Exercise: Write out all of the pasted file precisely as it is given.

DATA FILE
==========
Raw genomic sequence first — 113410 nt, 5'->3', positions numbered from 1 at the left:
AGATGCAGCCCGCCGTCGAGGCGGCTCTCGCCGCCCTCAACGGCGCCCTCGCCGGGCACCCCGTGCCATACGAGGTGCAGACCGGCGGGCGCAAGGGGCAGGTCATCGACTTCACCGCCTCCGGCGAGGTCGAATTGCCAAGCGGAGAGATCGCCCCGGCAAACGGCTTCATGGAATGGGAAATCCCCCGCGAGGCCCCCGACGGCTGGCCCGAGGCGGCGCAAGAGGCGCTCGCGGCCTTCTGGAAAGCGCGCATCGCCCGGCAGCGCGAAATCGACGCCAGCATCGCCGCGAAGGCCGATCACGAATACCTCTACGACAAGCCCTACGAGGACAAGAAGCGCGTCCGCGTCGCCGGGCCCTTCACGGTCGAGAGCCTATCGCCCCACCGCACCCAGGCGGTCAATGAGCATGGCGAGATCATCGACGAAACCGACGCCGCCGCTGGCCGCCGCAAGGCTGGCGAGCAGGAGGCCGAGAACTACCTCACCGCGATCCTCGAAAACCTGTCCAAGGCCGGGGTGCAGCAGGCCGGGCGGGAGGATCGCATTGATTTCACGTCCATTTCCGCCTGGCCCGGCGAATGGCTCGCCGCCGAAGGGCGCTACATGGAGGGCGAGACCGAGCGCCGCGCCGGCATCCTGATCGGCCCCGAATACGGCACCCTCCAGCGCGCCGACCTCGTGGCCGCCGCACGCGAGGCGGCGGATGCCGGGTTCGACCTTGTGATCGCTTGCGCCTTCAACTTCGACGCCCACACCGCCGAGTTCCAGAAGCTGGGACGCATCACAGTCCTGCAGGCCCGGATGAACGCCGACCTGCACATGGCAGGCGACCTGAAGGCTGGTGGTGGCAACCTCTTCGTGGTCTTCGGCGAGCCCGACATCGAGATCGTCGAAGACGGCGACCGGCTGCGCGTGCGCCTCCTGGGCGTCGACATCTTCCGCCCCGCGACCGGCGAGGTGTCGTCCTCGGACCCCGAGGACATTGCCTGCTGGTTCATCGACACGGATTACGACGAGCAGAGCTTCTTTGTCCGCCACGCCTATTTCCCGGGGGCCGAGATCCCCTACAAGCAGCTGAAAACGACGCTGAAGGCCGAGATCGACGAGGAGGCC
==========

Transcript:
Raw genomic sequence first — 113410 nt, 5'->3', positions numbered from 1 at the left:
AGATGCAGCCCGCCGTCGAGGCGGCTCTCGCCGCCCTCAACGGCGCCCTCGCCGGGCACCCCGTGCCATACGAGGTGCAGACCGGCGGGCGCAAGGGGCAGGTCATCGACTTCACCGCCTCCGGCGAGGTCGAATTGCCAAGCGGAGAGATCGCCCCGGCAAACGGCTTCATGGAATGGGAAATCCCCCGCGAGGCCCCCGACGGCTGGCCCGAGGCGGCGCAAGAGGCGCTCGCGGCCTTCTGGAAAGCGCGCATCGCCCGGCAGCGCGAAATCGACGCCAGCATCGCCGCGAAGGCCGATCACGAATACCTCTACGACAAGCCCTACGAGGACAAGAAGCGCGTCCGCGTCGCCGGGCCCTTCACGGTCGAGAGCCTATCGCCCCACCGCACCCAGGCGGTCAATGAGCATGGCGAGATCATCGACGAAACCGACGCCGCCGCTGGCCGCCGCAAGGCTGGCGAGCAGGAGGCCGAGAACTACCTCACCGCGATCCTCGAAAACCTGTCCAAGGCCGGGGTGCAGCAGGCCGGGCGGGAGGATCGCATTGATTTCACGTCCATTTCCGCCTGGCCCGGCGAATGGCTCGCCGCCGAAGGGCGCTACATGGAGGGCGAGACCGAGCGCCGCGCCGGCATCCTGATCGGCCCCGAATACGGCACCCTCCAGCGCGCCGACCTCGTGGCCGCCGCACGCGAGGCGGCGGATGCCGGGTTCGACCTTGTGATCGCTTGCGCCTTCAACTTCGACGCCCACACCGCCGAGTTCCAGAAGCTGGGACGCATCACAGTCCTGCAGGCCCGGATGAACGCCGACCTGCACATGGCAGGCGACCTGAAGGCTGGTGGTGGCAACCTCTTCGTGGTCTTCGGCGAGCCCGACATCGAGATCGTCGAAGACGGCGACCGGCTGCGCGTGCGCCTCCTGGGCGTCGACATCTTCCGCCCCGCGACCGGCGAGGTGTCGTCCTCGGACCCCGAGGACATTGCCTGCTGGTTCATCGACACGGATTACGACGAGCAGAGCTTCTTTGTCCGCCACGCCTATTTCCCGGGGGCCGAGATCCCCTACAAGCAGCTGAAAACGACGCTGAAGGCCGAGATCGACGAGGAGGCC